(e) a polynucleotide which hybridises under stringent conditions with the polynucleotide of any one of (a) to (d) and encodes a polypeptide which causes growth and differentiation of oocytes." (the differences with claim 1 refused by the examining division are shown in bold).

Claims 2 to 5 related to further features of the polynucleotide of claim 1. Claims 6 to 8, 9 to 11 were respectively directed to a vector/host cells including/transformed by, the polynucleotide of earlier claims. Claims 12 and 13, 14 to 16 respectively related to the polypeptide encoded by the polynucleotide of any one of claims 1 to 5 and to antibodies specific to that polypeptide.

Claim 1 of the auxiliary request corresponded to claim 1 (a) to (c) of the main request.

IV. The documents mentioned in the present decision are the following:

(1): McPherron, A.C. and Se-Jin Lee, J. Biol.Chem., Vol. 268, No. 5, pages 3444 to 3449, February 1993;

(2): Se-Jin Lee, Proc.Natl.Acad.Sci.USA, Vol. 88, pages 4250 to 4254, May 1991;

(3): Se-Jin Lee, Mol.Endocrinol., Vol. 4, No. 7, pages 1034 to 1040, 1990;

(4): Jinwen Dong et al., Nature, Vol. 383, pages 531 to 536, 10 October 1996;

Exh.E: Hayashi, M. et al., Endocrinology, Vol. 140, No. 3, pages 1236 to 1244, 1999.

V. The appellant's submissions in writing and during oral proceedings regarding inventive step may be summarized as follows:

Document (3) was the closest prior art. It disclosed the identification of a novel member (GDF-1) of the transforming growth factor-Beta family (TGF-Beta). The GDF-1 cDNA was isolated by screening a cDNA library constructed from mouse embryos with oligonucleotides selected on the basis of the amino acid sequences of conserved regions amongst members of the superfamily. The GDF-1 polypeptide was shown to have all of the structural characteristics of members of the family and, thus, was acknowledged as belonging to it.

The problem to be solved could be defined as providing a new growth differentiation factor of the TGF-Beta family.

The solution provided was the polynucleotide SEQ ID NO:3 encoding the polypeptide SEQ ID NO: 4 (GDF-9; claim 1).

Although being slightly different from the cloning method disclosed in document (3), the method used to isolate GDF-9 cDNA needed not be taken into account when assessing inventive step. Inventive step was to be acknowledged on the basis of the unexpected structural properties of GDF-9. Its sequence was only very weakly conserved (no more than 34% homology with known members of the TGF-Beta family) and, furthermore, it contained only six cysteine residues instead of the seven cysteine residues which were a key characterising feature shared by all members of the family. A further distinguishing property was that GDF-9 expression was restricted to ovarian tissue whereas GDF-1 expression had been shown to occur not only in brain but also in ovary and adrenal gland (document (2), passage bridging pages 4250 and 4251).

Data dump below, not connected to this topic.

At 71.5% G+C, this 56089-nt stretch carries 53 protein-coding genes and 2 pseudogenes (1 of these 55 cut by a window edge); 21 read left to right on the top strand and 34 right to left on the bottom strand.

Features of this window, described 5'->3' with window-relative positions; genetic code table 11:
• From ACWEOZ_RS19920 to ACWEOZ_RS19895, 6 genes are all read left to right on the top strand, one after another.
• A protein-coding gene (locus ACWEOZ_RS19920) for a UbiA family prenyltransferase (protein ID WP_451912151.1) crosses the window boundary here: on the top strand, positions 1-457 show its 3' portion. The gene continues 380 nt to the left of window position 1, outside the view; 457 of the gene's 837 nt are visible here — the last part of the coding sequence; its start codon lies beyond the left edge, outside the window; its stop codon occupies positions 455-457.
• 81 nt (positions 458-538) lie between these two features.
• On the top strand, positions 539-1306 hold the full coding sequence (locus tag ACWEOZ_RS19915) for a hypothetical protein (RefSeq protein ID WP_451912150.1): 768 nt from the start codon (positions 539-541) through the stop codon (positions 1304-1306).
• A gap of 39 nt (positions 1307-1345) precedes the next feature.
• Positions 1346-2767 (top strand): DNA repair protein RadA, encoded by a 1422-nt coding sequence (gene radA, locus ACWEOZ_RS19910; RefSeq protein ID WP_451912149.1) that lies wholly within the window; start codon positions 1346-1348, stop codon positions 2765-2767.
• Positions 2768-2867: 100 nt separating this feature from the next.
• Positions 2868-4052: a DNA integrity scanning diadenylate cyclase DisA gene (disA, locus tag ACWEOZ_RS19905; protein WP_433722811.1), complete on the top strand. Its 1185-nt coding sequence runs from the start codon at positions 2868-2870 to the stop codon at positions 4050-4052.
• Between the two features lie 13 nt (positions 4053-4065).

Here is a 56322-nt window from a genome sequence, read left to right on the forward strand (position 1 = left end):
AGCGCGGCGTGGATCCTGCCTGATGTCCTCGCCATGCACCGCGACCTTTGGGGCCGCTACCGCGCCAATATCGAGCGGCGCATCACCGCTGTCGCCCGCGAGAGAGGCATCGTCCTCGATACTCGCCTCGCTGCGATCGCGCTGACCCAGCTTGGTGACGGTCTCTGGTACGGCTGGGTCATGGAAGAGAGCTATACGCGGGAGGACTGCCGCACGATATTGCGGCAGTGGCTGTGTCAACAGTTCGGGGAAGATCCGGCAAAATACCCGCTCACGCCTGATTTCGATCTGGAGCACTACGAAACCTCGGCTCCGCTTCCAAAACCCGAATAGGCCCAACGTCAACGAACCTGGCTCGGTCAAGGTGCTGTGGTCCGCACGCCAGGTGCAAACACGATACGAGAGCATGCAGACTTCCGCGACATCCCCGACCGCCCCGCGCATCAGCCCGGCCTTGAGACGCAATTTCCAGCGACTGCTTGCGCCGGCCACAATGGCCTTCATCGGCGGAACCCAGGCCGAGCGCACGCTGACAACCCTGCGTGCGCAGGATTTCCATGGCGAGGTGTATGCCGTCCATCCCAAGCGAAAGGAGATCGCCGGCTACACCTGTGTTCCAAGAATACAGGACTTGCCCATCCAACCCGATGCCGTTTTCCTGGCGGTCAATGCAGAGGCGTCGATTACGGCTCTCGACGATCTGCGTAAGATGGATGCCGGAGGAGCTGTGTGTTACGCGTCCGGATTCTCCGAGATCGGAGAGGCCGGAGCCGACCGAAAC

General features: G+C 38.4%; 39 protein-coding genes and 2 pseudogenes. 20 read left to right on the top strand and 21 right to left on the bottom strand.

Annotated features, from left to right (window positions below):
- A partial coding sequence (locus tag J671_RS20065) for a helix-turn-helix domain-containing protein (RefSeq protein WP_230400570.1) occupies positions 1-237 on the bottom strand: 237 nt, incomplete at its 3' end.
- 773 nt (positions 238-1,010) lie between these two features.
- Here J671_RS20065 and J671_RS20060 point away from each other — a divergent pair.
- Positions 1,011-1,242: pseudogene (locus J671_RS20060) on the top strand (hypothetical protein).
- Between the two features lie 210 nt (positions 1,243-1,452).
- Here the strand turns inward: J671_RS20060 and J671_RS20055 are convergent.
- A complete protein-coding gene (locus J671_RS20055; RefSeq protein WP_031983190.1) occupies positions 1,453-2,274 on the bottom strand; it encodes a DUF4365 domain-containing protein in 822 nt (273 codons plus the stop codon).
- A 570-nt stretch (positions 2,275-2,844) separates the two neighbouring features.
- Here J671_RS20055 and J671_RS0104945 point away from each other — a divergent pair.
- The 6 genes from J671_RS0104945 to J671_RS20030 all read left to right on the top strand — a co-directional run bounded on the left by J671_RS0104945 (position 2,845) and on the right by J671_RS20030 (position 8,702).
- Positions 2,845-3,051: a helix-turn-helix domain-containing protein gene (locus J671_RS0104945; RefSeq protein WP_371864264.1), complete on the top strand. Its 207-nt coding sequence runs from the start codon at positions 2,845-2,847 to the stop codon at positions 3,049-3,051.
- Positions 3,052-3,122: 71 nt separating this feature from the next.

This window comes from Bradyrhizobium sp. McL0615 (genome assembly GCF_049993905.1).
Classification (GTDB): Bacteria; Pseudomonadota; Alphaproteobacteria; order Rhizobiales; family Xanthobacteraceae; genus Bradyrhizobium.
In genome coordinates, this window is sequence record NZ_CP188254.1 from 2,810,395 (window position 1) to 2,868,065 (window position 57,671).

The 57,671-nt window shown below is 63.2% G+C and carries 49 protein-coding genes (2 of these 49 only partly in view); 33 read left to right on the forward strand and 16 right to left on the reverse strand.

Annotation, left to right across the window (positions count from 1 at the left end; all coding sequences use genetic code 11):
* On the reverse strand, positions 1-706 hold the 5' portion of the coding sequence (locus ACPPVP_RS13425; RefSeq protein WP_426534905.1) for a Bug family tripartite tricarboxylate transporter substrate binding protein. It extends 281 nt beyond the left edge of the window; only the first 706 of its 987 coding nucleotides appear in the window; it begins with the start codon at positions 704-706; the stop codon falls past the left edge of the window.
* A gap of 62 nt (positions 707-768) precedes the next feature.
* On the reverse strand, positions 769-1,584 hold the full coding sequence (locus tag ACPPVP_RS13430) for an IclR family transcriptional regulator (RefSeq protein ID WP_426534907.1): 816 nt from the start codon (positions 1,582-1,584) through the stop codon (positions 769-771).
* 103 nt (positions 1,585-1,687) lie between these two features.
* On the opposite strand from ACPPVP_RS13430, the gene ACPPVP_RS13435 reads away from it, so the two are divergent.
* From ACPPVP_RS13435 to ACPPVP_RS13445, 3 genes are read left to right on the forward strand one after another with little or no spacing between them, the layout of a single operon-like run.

The present case was, in fact, analogous to that dealt with in decision T 182/03 of 23 June 2004 where inventive step was acknowledged to a nucleic acid encoding human cAMP-specific phosphodiesterase (PDEIVB) of SEQ ID NO: 2, on the basis of the unique structural features of the enzyme and of its restricted pattern of expression. The then competent board had accepted post- published evidence that a drug had been developed on the basis of the enzyme's structural properties as supportive of inventive step.

In the present case, the appellant had also filed numerous post-published documents as further evidence of the role of GDF-9 as a growth differentiation factor. Admittedly, this evidence served to support the description in the application as filed of presumed functions of GDF-9, rather than to support any kind of technical evidence that GDF-9 would be capable of performing any one of these. Yet, predictions should be permitted because of the "first to file" approach of the European patent system which forced the applicant to cover all subject-matter connected to the invention. Furthermore, in accordance with the case law (T 939/92 OJ EPO 1996, 309, point 2.6.2 of the decision), reasonable predictions of relations between chemical structure and biological activity could be taken into account while assessing inventive step. Thus, the combination of the predictions regarding the functions of GDF-9 - as the post-published documents corroborated - with the disclosure of the structural properties specific to GDF-9 was sufficient evidence for a surprising effect to be acknowledged, which warranted recognition of inventive step.

VI. The appellant requested that the decision under appeal be set aside and that a patent be granted on the basis of the first or second auxiliary requests, to be taken as main and auxiliary requests, filed on 26 May 2005.

Reasons for the Decision

Main and auxiliary requests

Article 56 EPC; inventive step of the subject-matter of claim 1(a), i.e. a polynucleotide having the nucleic acid sequence of SEQ ID NO:3 and claim 1(b), i.e. a polynucleotide encoding a polypeptide having the amino acid sequence of SEQ ID NO:4.